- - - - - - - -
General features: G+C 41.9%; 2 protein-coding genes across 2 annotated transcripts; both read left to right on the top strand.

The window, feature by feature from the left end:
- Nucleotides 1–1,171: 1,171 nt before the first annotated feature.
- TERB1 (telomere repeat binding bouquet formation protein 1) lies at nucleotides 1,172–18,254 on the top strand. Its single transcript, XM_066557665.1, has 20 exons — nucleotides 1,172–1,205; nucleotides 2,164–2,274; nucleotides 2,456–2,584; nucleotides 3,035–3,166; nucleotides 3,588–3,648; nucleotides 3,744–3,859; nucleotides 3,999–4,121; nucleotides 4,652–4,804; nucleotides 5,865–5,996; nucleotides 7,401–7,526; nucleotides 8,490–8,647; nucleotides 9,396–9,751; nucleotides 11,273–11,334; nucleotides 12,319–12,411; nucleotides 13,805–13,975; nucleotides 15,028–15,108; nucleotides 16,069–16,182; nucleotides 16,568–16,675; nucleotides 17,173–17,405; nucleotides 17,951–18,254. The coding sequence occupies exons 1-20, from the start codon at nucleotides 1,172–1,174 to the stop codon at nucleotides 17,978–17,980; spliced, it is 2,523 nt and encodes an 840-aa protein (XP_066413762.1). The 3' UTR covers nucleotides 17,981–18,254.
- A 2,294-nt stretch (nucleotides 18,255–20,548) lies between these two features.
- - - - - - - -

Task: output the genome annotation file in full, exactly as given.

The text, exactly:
General features: G+C 41.9%; 2 protein-coding genes across 2 annotated transcripts; both read left to right on the top strand.

The window, feature by feature from the left end:
- Nucleotides 1–1,171: 1,171 nt before the first annotated feature.
- TERB1 (telomere repeat binding bouquet formation protein 1) lies at nucleotides 1,172–18,254 on the top strand. Its single transcript, XM_066557665.1, has 20 exons — nucleotides 1,172–1,205; nucleotides 2,164–2,274; nucleotides 2,456–2,584; nucleotides 3,035–3,166; nucleotides 3,588–3,648; nucleotides 3,744–3,859; nucleotides 3,999–4,121; nucleotides 4,652–4,804; nucleotides 5,865–5,996; nucleotides 7,401–7,526; nucleotides 8,490–8,647; nucleotides 9,396–9,751; nucleotides 11,273–11,334; nucleotides 12,319–12,411; nucleotides 13,805–13,975; nucleotides 15,028–15,108; nucleotides 16,069–16,182; nucleotides 16,568–16,675; nucleotides 17,173–17,405; nucleotides 17,951–18,254. The coding sequence occupies exons 1-20, from the start codon at nucleotides 1,172–1,174 to the stop codon at nucleotides 17,978–17,980; spliced, it is 2,523 nt and encodes an 840-aa protein (XP_066413762.1). The 3' UTR covers nucleotides 17,981–18,254.
- A 2,294-nt stretch (nucleotides 18,255–20,548) lies between these two features.